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Title: The right to fair trial in the Constitution of Malta and European Convention of Human Rights : a comparative analysis of wording and interpretation
Authors: Xerri, Vicyana
Keywords: Convention for the Protection of Human Rights and Fundamental Freedoms (1950 November 5)
Constitutional law -- Malta
European Court of Human Rights
Fair trial -- Malta
Fair trial -- European Union countries
Issue Date: 2016
Abstract: Human rights lie at the heart of democratic states and have attracted numerous judgements from the time of enactment in international instruments. Locally, they have reached their crux through the ratification of individual petition in 1987, consenting alleged victims of human rights violations to sue their own state for alleged violations. Although there exist no hierarchy amongst human rights, vital is the right to fair trial as it guarantees that any action brought before the courts, criminal or civil, will be held procedurally independent and impartial, upholding the minimum guarantees. This is the focus of my research project, delving into the differences which exist between Articles 39 and 6 of the Maltese Constitution and the ECHR respectively, both dealing with the notion of fair trial. Although some of the differences exist in the express wording of the provisions, others have to be examined through court interpretations. The differences discussed in this research project are the distinction between civil and criminal proceedings under the jurisdiction of courts and tribunals, the right of representation and presence of the accused, the protection against double jeopardy, the right against selfincrimination, protection against retroactivity and the right to be presumed innocent. After balancing out both provisions, it is clear that the Maltese Constitution, alongside the Criminal Code which supports very much many of the fair trial guarantees, afford a higher standard of protection than the ECHR yet the provisions of the Convention to which Malta is a contracting party, have their own weight which cannot be disregarded. Nonetheless, there exist no obligation to change its laws bringing them in conformity with the rules of the Convention, hence full harmonization of laws can only be achieved if both provisions are brought at a par. Therefore, entrenching the ECHR in the Constitution may be the necessary step forward.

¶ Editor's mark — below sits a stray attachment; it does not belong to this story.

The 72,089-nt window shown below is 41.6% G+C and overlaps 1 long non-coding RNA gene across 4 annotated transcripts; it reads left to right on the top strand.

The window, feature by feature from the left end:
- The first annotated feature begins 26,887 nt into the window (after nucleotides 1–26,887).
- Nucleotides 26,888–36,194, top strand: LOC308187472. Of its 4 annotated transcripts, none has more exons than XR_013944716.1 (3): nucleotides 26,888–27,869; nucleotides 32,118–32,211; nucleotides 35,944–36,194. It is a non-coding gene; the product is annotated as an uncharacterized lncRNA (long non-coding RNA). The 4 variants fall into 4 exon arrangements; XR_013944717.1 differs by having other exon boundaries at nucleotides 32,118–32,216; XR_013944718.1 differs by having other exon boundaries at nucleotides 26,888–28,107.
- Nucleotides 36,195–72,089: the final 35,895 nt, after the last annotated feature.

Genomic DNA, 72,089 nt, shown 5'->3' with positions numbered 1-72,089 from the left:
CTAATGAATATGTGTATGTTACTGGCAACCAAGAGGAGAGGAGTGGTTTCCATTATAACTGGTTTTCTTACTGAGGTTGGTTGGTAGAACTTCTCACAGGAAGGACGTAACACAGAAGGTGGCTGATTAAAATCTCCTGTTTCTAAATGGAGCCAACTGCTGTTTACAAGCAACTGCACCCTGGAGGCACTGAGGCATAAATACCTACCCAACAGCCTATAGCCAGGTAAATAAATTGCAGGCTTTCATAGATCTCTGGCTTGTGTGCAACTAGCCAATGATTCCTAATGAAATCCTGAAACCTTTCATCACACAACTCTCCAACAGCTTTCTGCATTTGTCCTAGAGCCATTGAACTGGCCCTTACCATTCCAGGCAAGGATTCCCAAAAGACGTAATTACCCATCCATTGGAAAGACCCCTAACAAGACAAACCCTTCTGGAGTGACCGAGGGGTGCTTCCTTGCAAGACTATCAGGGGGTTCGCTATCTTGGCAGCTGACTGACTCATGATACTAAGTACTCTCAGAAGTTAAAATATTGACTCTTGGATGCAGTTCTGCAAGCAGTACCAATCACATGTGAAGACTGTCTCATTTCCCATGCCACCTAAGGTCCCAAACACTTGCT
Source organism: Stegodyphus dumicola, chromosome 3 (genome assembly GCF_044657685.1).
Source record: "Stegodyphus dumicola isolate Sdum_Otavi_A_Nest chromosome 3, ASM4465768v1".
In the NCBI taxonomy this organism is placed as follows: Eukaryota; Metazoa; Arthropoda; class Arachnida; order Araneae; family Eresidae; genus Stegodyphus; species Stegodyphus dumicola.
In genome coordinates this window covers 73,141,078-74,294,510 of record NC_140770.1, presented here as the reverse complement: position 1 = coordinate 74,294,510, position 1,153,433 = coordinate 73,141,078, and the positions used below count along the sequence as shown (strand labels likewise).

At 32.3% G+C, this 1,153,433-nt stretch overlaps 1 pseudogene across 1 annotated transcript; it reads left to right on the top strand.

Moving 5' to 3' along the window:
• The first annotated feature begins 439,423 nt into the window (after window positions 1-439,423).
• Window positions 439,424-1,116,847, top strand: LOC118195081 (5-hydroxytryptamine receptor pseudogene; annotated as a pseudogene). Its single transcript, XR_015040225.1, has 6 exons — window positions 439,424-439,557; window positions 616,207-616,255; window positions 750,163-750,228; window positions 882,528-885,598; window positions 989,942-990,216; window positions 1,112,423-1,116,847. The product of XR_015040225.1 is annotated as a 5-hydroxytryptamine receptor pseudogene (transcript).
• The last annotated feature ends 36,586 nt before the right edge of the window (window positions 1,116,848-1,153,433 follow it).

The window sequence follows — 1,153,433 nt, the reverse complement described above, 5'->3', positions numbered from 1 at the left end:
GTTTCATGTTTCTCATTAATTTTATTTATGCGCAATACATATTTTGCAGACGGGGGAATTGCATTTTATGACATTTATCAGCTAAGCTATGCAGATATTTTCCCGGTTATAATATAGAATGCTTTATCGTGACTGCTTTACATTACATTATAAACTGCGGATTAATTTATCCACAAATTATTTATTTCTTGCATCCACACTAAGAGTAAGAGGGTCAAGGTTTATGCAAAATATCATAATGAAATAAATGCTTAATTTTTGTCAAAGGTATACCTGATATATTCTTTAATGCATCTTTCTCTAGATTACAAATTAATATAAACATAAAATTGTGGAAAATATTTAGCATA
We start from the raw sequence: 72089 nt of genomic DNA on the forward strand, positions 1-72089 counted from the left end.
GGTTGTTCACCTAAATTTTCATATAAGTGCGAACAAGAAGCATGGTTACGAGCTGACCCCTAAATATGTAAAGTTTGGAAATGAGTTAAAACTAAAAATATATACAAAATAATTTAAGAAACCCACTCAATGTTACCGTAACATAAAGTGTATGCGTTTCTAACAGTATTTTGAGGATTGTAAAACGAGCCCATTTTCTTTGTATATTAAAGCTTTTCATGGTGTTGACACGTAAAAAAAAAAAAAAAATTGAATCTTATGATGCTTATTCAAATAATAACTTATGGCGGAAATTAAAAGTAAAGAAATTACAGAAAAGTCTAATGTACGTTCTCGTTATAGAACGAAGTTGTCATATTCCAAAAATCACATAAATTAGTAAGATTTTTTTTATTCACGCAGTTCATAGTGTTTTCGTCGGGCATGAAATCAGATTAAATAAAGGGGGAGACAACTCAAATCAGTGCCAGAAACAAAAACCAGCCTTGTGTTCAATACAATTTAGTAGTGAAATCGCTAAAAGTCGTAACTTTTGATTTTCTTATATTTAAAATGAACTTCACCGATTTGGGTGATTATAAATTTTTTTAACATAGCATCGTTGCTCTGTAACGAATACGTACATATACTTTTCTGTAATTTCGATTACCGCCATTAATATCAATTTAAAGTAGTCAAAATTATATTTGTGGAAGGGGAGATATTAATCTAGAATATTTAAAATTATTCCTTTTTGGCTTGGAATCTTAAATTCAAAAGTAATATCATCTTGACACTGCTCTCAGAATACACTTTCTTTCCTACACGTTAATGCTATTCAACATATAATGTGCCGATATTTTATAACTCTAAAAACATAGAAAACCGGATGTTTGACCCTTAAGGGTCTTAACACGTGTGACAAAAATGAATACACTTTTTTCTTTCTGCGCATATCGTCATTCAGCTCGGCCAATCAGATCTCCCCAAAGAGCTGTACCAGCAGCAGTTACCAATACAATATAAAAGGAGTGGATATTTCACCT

Description: LL.B.
Appears in Collections:Dissertations - FacLaw - 2016
Dissertations - FacLawPub - 2016

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